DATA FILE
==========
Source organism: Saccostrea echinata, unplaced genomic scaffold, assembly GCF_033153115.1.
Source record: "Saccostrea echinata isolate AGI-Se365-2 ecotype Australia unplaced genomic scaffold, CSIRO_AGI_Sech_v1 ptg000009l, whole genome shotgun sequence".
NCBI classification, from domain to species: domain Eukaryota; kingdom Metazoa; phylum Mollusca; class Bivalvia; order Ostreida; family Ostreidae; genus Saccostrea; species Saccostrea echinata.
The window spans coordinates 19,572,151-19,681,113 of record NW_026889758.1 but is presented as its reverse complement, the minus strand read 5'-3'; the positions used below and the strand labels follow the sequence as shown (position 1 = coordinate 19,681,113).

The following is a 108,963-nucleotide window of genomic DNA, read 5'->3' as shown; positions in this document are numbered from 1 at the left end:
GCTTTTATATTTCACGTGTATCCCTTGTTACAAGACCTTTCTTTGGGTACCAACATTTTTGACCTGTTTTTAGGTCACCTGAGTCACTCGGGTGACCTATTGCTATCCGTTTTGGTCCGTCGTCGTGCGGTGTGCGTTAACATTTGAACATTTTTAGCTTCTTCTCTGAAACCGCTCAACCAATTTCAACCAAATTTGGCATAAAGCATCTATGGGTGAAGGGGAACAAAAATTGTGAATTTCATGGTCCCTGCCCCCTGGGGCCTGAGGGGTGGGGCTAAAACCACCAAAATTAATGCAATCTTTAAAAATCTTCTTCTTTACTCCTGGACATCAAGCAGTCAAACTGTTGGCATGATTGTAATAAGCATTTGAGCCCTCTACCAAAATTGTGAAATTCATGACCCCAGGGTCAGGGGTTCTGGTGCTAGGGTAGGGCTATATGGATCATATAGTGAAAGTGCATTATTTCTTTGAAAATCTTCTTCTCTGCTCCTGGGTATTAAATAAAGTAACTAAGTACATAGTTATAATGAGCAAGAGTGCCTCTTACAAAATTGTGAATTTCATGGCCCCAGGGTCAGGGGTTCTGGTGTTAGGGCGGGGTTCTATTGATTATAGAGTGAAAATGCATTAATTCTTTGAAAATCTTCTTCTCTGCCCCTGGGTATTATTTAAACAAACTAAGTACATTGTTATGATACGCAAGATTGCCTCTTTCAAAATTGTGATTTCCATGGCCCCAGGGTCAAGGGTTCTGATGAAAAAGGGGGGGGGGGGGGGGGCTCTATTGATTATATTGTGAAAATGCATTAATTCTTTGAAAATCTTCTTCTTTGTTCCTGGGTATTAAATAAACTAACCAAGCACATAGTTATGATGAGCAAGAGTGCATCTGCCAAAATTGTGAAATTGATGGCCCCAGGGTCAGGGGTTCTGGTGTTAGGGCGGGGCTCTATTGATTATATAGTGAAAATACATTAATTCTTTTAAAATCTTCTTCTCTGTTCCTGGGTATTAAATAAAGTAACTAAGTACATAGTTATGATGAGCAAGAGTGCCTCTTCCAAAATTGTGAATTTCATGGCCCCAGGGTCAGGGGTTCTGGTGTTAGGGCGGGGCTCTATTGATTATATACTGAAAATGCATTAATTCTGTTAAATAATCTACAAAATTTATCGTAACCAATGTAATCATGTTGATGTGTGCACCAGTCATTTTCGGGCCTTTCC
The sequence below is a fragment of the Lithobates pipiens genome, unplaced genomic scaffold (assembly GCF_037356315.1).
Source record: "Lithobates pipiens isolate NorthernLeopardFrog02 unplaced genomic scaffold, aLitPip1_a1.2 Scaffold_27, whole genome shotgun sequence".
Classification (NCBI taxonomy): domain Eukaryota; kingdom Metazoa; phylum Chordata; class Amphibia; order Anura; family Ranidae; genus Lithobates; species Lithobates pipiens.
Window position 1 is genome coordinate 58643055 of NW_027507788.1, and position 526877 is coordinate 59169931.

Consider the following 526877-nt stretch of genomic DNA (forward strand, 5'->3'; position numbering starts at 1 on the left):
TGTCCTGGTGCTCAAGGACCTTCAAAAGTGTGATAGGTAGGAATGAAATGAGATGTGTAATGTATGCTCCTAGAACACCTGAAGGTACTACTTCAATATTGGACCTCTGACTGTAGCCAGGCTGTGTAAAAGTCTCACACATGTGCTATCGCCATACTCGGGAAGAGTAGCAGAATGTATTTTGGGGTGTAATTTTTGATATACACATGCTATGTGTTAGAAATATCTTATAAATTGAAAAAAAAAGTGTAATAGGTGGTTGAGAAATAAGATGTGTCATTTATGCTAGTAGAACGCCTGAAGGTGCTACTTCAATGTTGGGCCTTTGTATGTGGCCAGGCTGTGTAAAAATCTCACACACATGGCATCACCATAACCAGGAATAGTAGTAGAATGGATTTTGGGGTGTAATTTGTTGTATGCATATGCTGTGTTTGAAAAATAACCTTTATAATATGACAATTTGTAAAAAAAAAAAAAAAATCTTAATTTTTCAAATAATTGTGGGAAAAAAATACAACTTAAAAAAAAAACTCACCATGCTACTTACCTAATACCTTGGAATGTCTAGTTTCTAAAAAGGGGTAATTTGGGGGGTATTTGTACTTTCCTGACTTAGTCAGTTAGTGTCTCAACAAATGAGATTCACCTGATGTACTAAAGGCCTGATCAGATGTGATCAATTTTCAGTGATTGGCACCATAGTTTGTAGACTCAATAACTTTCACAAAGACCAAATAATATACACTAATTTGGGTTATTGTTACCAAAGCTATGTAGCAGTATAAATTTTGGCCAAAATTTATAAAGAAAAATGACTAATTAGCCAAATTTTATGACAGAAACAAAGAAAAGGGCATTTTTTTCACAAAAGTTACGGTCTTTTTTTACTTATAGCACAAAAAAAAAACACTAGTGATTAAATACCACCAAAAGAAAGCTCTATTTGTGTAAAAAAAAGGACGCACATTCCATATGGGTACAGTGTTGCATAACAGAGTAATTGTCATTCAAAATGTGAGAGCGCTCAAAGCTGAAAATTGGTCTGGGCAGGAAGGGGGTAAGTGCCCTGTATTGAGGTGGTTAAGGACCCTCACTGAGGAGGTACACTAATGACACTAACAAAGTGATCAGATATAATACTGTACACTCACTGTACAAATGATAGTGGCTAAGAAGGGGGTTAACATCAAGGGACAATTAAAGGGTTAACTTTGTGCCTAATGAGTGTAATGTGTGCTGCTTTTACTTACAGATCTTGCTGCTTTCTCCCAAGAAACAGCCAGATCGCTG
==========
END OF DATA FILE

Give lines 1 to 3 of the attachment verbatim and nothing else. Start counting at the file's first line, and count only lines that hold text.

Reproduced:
Source organism: Saccostrea echinata, unplaced genomic scaffold, assembly GCF_033153115.1.
Source record: "Saccostrea echinata isolate AGI-Se365-2 ecotype Australia unplaced genomic scaffold, CSIRO_AGI_Sech_v1 ptg000009l, whole genome shotgun sequence".
NCBI classification, from domain to species: domain Eukaryota; kingdom Metazoa; phylum Mollusca; class Bivalvia; order Ostreida; family Ostreidae; genus Saccostrea; species Saccostrea echinata.